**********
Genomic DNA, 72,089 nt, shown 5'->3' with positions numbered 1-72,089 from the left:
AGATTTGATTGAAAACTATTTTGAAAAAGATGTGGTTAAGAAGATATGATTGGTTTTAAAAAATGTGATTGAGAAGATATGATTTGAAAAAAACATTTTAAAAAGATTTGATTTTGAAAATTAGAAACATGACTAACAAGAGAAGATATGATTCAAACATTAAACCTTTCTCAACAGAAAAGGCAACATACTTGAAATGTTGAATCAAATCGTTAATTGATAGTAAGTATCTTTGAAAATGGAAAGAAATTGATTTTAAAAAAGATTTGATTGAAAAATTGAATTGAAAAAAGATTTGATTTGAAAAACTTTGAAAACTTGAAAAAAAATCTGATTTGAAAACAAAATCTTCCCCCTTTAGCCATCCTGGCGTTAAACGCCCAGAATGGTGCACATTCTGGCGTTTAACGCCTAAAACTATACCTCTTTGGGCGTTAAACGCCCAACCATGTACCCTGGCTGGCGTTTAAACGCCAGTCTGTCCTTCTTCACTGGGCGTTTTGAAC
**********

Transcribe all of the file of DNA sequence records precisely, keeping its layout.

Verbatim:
Genomic DNA, 72,089 nt, shown 5'->3' with positions numbered 1-72,089 from the left:
AGATTTGATTGAAAACTATTTTGAAAAAGATGTGGTTAAGAAGATATGATTGGTTTTAAAAAATGTGATTGAGAAGATATGATTTGAAAAAAACATTTTAAAAAGATTTGATTTTGAAAATTAGAAACATGACTAACAAGAGAAGATATGATTCAAACATTAAACCTTTCTCAACAGAAAAGGCAACATACTTGAAATGTTGAATCAAATCGTTAATTGATAGTAAGTATCTTTGAAAATGGAAAGAAATTGATTTTAAAAAAGATTTGATTGAAAAATTGAATTGAAAAAAGATTTGATTTGAAAAACTTTGAAAACTTGAAAAAAAATCTGATTTGAAAACAAAATCTTCCCCCTTTAGCCATCCTGGCGTTAAACGCCCAGAATGGTGCACATTCTGGCGTTTAACGCCTAAAACTATACCTCTTTGGGCGTTAAACGCCCAACCATGTACCCTGGCTGGCGTTTAAACGCCAGTCTGTCCTTCTTCACTGGGCGTTTTGAAC